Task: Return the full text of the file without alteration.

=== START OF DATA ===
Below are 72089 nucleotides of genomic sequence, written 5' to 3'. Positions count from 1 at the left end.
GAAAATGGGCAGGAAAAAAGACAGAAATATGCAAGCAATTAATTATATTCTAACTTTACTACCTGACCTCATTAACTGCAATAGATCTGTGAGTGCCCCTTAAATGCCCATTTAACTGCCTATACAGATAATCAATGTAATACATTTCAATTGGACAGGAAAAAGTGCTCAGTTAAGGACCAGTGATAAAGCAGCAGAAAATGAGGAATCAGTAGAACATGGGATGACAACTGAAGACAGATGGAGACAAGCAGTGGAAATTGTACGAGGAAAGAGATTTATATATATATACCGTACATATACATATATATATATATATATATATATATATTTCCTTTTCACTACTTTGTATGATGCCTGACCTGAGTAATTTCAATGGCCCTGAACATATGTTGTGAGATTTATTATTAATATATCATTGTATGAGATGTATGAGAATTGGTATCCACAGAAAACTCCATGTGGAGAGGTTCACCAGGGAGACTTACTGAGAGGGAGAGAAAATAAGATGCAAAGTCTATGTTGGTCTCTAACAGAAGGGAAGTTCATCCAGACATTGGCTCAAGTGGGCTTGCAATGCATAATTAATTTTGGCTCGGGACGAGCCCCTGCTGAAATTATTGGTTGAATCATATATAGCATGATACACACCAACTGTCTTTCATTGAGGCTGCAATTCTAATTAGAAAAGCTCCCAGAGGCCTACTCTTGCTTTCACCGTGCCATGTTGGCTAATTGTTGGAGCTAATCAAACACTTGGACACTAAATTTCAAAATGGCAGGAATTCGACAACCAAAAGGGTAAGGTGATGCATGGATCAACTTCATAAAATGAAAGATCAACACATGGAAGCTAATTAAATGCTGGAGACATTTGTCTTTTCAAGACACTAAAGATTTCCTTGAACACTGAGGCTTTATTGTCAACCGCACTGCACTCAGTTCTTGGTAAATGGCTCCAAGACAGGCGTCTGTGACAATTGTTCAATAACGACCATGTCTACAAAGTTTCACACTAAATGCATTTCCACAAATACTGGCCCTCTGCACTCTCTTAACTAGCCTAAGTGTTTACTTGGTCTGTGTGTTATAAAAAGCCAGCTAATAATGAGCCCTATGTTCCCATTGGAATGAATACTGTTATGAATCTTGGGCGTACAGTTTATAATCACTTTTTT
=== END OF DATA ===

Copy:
Below are 72089 nucleotides of genomic sequence, written 5' to 3'. Positions count from 1 at the left end.
GAAAATGGGCAGGAAAAAAGACAGAAATATGCAAGCAATTAATTATATTCTAACTTTACTACCTGACCTCATTAACTGCAATAGATCTGTGAGTGCCCCTTAAATGCCCATTTAACTGCCTATACAGATAATCAATGTAATACATTTCAATTGGACAGGAAAAAGTGCTCAGTTAAGGACCAGTGATAAAGCAGCAGAAAATGAGGAATCAGTAGAACATGGGATGACAACTGAAGACAGATGGAGACAAGCAGTGGAAATTGTACGAGGAAAGAGATTTATATATATATACCGTACATATACATATATATATATATATATATATATATATTTCCTTTTCACTACTTTGTATGATGCCTGACCTGAGTAATTTCAATGGCCCTGAACATATGTTGTGAGATTTATTATTAATATATCATTGTATGAGATGTATGAGAATTGGTATCCACAGAAAACTCCATGTGGAGAGGTTCACCAGGGAGACTTACTGAGAGGGAGAGAAAATAAGATGCAAAGTCTATGTTGGTCTCTAACAGAAGGGAAGTTCATCCAGACATTGGCTCAAGTGGGCTTGCAATGCATAATTAATTTTGGCTCGGGACGAGCCCCTGCTGAAATTATTGGTTGAATCATATATAGCATGATACACACCAACTGTCTTTCATTGAGGCTGCAATTCTAATTAGAAAAGCTCCCAGAGGCCTACTCTTGCTTTCACCGTGCCATGTTGGCTAATTGTTGGAGCTAATCAAACACTTGGACACTAAATTTCAAAATGGCAGGAATTCGACAACCAAAAGGGTAAGGTGATGCATGGATCAACTTCATAAAATGAAAGATCAACACATGGAAGCTAATTAAATGCTGGAGACATTTGTCTTTTCAAGACACTAAAGATTTCCTTGAACACTGAGGCTTTATTGTCAACCGCACTGCACTCAGTTCTTGGTAAATGGCTCCAAGACAGGCGTCTGTGACAATTGTTCAATAACGACCATGTCTACAAAGTTTCACACTAAATGCATTTCCACAAATACTGGCCCTCTGCACTCTCTTAACTAGCCTAAGTGTTTACTTGGTCTGTGTGTTATAAAAAGCCAGCTAATAATGAGCCCTATGTTCCCATTGGAATGAATACTGTTATGAATCTTGGGCGTACAGTTTATAATCACTTTTTT